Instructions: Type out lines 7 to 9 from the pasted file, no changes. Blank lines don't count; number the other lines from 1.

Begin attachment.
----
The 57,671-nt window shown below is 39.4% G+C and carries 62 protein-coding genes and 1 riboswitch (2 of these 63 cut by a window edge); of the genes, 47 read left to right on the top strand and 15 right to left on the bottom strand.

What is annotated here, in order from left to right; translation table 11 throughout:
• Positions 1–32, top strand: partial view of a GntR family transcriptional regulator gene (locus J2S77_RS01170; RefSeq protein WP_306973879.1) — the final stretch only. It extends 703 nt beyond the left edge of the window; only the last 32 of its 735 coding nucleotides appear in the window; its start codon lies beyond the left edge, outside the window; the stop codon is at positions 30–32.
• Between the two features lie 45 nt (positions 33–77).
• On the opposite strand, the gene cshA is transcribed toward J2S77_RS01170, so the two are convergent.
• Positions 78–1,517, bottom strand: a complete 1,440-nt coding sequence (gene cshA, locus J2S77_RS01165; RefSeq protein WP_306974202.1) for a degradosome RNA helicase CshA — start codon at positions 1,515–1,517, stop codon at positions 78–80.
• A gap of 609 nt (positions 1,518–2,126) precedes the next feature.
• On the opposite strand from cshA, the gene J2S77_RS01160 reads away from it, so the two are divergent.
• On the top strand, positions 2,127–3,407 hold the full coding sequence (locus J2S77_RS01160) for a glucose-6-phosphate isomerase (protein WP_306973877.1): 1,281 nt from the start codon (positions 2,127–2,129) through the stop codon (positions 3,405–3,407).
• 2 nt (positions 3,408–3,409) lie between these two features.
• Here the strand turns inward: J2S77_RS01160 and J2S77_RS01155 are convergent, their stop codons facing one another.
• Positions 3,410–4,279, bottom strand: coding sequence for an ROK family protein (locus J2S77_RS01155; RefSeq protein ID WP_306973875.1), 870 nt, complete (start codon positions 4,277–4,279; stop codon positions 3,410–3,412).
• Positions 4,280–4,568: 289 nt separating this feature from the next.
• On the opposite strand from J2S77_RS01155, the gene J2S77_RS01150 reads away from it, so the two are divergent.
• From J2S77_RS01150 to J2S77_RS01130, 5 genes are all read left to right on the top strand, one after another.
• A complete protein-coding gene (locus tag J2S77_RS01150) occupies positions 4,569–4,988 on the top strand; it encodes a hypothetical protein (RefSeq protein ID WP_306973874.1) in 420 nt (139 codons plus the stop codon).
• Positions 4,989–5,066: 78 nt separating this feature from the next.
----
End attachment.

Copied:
• A gap of 609 nt (positions 1,518–2,126) precedes the next feature.
• On the opposite strand from cshA, the gene J2S77_RS01160 reads away from it, so the two are divergent.
• On the top strand, positions 2,127–3,407 hold the full coding sequence (locus J2S77_RS01160) for a glucose-6-phosphate isomerase (protein WP_306973877.1): 1,281 nt from the start codon (positions 2,127–2,129) through the stop codon (positions 3,405–3,407).